A Different Perspective on the Truckee River

Truckee River Float Fishing is no walk in the park. Set aside the challenging technical stretches of boulder-filled runs, one of the main issues is the lack of established put-ins and take-outs. 

Most of the places we float are dictated only by access. Highway pull-outs, and city parks or areas that can get you close to the water are in short supply. With that being the case we still have a great time floating the river and exploring this awesome resource from a whole different perspective.

Raft or Boat?

We operate a 13’ AIRE Whitewater Raft with an NRS Fishing Frame attached. The boat is outfitted with a sizable anchor and pully system as well as standing platforms and seats for both anglers. 

This setup is a 3 person arrangement with anglers on both the bow and the stern while one person rows in the middle. This boat is not light, we’re very happy when we can back the trailer up to the water and use the wench. Other options to float the river are in smaller 2-person rafts and are able to get in and out much more easily. 

The Truckee River is boulder filled and at times very shallow. Using an inflatable raft instead of a hard-sided drift boat allows us to bounce off rocks rather than scrape against them. It’s not uncommon to get stuck on a boulder and have to give the raft a good shove to get moving again. If this were to happen in let us say an aluminum boat we would be in serious trouble. Aluminum sticks to rocks pretty well and fiberglass is prone to cracking either of those is a less than ideal scenario. An inflatable raft is the best tool for the job on the Truckee River.

What Sections Do We Float on the truckee river?

There are three main areas we float while guiding on the Truckee River. One is on the California side of the river and two are on the Nevada side.
On the California side of the Truckee, we float from near the Floriston Exit down about 3 miles to a dirt pull-out of Interstate 80 just east of the Farad exit. This float can be fast if the water is moving more than 1000cfs. The top stretch of this float can be pretty boney at anything less than 600cfs. There’s a relatively short window where the river is flowing at ideal rates, however, we make it work by stopping along the way and focusing our fishing time in areas that we know to be productive.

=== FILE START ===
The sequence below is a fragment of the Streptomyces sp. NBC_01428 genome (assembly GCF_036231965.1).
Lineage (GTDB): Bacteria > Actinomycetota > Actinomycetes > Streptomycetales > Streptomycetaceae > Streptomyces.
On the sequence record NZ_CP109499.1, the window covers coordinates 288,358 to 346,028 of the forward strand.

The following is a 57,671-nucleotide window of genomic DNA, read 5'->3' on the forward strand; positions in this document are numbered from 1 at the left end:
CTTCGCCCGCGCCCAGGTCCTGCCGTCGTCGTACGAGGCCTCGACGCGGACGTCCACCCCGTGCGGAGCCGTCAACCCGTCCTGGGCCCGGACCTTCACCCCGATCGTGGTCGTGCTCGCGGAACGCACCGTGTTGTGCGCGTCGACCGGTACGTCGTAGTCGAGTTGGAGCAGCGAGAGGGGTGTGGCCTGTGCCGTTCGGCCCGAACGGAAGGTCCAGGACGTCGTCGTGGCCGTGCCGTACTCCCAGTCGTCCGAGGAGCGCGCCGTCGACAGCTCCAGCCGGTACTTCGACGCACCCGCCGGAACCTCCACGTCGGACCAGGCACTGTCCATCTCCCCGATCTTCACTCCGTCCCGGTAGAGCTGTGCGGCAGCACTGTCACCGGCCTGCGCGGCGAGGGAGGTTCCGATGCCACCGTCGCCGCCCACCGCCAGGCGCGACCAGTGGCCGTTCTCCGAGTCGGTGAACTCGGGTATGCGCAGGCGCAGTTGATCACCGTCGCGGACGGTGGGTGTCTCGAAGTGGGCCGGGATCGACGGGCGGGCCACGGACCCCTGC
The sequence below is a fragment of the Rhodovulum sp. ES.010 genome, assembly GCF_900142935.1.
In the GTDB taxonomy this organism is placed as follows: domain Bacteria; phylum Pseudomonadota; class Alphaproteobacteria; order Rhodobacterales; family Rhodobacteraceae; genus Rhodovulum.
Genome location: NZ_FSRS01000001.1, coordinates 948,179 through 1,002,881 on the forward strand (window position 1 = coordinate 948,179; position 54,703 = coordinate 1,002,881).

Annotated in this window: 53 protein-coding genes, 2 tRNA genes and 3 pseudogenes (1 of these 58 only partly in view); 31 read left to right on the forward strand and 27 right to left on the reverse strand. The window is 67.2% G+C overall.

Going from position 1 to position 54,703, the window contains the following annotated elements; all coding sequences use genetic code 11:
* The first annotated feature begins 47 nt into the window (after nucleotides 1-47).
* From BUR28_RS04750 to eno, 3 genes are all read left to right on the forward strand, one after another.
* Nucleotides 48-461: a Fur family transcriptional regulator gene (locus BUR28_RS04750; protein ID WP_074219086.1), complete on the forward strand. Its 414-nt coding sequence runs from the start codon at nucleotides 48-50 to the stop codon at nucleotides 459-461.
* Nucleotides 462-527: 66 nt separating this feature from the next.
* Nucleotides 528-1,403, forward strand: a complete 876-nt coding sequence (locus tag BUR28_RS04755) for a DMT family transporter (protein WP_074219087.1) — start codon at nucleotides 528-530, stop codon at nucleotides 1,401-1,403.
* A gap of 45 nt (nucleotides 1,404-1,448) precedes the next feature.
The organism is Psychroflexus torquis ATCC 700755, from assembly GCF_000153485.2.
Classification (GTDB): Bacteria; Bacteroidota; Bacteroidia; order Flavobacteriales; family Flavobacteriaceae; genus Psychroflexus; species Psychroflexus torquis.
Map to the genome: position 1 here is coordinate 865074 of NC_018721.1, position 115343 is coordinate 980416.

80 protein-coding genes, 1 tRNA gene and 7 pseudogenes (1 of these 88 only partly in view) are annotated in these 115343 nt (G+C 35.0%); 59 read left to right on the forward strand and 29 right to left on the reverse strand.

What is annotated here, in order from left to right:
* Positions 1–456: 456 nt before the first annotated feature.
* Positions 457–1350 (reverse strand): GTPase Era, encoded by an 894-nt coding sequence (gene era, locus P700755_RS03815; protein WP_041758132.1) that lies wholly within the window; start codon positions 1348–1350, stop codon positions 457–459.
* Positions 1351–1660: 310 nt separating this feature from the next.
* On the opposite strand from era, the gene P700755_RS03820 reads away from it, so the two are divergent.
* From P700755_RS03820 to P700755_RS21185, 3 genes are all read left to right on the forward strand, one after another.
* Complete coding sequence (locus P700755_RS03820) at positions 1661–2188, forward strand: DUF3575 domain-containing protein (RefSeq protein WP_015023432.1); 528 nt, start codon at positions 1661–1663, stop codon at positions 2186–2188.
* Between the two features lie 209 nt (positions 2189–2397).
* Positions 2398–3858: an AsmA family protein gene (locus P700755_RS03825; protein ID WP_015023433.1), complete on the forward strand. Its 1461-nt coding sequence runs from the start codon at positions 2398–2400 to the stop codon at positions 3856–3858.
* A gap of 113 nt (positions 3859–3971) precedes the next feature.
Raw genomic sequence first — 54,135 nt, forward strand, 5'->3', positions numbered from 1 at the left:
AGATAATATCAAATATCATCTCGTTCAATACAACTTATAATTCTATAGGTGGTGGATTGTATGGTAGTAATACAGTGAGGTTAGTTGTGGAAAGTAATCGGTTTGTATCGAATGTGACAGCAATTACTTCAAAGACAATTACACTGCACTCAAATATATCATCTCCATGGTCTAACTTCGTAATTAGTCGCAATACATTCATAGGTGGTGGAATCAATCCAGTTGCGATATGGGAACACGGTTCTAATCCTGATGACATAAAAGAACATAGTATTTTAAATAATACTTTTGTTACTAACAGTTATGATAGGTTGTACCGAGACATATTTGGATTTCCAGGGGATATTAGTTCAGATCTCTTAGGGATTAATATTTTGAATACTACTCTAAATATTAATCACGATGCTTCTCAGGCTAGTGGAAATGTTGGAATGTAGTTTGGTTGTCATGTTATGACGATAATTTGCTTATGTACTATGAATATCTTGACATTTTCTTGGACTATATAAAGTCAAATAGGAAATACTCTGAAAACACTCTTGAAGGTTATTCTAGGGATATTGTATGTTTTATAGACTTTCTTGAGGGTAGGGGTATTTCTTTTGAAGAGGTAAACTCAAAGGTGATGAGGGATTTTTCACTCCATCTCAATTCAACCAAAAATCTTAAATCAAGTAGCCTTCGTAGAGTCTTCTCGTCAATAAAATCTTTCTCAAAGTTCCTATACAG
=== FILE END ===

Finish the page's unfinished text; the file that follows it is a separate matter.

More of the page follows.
There are many options for floating on the Nevada side of the Truckee River. One of them is the Mayberry Park to Wingfield Park stretch. This floats starts and finishes at well know popular parks in the Reno, Nevada area. We usually look for flows in the 500-600cfs range for this area. 

This west side of Reno is nice and relatively clean in comparison to the condition of the river after it crosses Highway 395 and into Sparks, Nevada. The river can fish surprisingly well through the city with solid populations of Brown and Rainbow Trout with a few Mountain Whitefish mixed in. Both the put-in and take-out require a bit of muscle and creativity on the part of the guide to get the raft in and out of the water in this area.


East of Reno and Sparks, Nevada is the small town of Lockwood, Nevada. There is a small river access trail system and boat launch area there. Putting in here and floating down to an area just past the Mustang exit is the third stretch of the river that we’ll float while guiding. This Float has 4wd access to the water at both the put-in and take-out, making this one of the most accessible floats we run. At this point, the river runs through a purely desert environment weaving its way toward Pyramid Lake. We can float this area in a variety of flow conditions ranging from around 400-1000+cfs.

Floating and Fishing Past Reno Nevada

The fishing out here can be good at times, especially in the winter months when we see a consistent Blue Winged Olive hatch with rising fish on the regular. Being that this area is in the desert one of the main concerns on average or below average water years is the water temperature. It can reach temperatures that exceed the recommended fishing range very quickly in mid-summer. 

One thing about this area that is a bummer is the amount of trash in and alongside the river. It’s unavoidable that some trash would make its way into the river is that it has just passed through Reno and Sparks. Neither city takes especially great care to prevent these occurrences and there are a few major contributors to this issue. One is the fact that the waste transfer station backs up to the river and the other is the communities of unhoused people along the bank. 

As surprising as it may be the fishing in this section of the river along with other areas in the desert portion of the Truckee River fish well and hold healthy populations of both Brown and Rainbow Trout with some Common Carp mixed in too. An underrated fishery to say the least.
Truckee River Float